Chestnut-breasted Coronet

SCIENTIFIC NAME: Boissonneaua matthewsii



The Chestnut-breasted Coronet is a species of hummingbird in the family Trochilidae. Both sexes are similar, having green upperparts and hood, chestnut breast and belly, and relatively short bills.

The Chestnut-breasted coronet is 4.72 inches long and weighs 7.8 grams.

Adult males have metallic green upperparts, head and gorget. Central tail feathers are coppery-green to bronze- green, and others rectrices are rufous, edged and tipped bronze-green.

Underparts are chestnut-rufous, including underwing and undertail feathers. Head is metallic green. Bill is rather thick and straight. Eyes are dark brown. Short legs and feet are pale pink. Pale cinnamon tufts are almost invisible on the legs.

Females are similar with some cinnamon speckles on their green throat.

Immature birds show more green areas on the underparts. On the upperparts, and mainly on the rump, feathers are edged cinnamon.

CALL: Utters high-pitched chirps and whistles. Short calls are given by both sexes from perches, and indicate the feeding territory.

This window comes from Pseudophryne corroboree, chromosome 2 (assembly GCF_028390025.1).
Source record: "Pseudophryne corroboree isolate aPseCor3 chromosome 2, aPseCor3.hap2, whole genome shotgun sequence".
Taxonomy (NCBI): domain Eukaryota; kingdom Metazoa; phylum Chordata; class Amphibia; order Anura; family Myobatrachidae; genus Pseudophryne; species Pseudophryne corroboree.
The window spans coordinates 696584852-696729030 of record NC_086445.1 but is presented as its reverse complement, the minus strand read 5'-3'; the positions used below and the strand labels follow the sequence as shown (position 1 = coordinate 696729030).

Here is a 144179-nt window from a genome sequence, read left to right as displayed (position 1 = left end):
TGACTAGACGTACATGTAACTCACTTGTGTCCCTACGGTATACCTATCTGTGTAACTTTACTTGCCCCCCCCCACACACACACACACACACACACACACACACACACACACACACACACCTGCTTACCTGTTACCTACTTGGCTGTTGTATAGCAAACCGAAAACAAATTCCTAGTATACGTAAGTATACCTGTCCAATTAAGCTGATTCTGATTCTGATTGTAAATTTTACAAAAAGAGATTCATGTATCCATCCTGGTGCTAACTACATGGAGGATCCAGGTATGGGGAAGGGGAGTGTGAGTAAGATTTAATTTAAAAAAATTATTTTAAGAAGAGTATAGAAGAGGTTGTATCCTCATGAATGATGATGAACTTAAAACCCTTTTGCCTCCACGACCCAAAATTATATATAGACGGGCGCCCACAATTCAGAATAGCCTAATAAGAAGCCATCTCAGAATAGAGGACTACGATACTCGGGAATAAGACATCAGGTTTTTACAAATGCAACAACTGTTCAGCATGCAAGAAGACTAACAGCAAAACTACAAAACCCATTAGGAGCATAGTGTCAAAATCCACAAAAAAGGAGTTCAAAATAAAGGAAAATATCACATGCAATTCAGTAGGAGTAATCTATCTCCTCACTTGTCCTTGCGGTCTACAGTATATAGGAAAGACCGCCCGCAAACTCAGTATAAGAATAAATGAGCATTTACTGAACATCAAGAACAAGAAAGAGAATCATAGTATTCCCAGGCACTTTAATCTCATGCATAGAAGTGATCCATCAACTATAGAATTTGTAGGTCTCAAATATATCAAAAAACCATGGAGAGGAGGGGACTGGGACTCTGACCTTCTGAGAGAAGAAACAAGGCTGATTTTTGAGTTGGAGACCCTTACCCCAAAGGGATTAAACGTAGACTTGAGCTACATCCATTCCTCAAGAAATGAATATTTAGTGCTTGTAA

Some aggressive, rapid chattering is uttered as chase call in defense behavior. Alarm calls are very shrill and often accompany flight attacks.

SONG: A short and made of monosyllabic sounds.

Feeds mainly on nectar from flowers. It also hawks flying insects such as flies and wasps.

Frequents the canopy of humid forest up to 2000 meters of elevation, sometimes higher, up to 3000 meters in Peru.

Prefers to live inside the forest, and it is less seen at edges or more open vegetated areas.

Occurs in the Andean forests of extreme SE Colombia, Ecuador and Peru.

Nesting behavior of is poorly known. Nest is a cup made with moss and lichens. The female lays 2 eggs and incubates alone.


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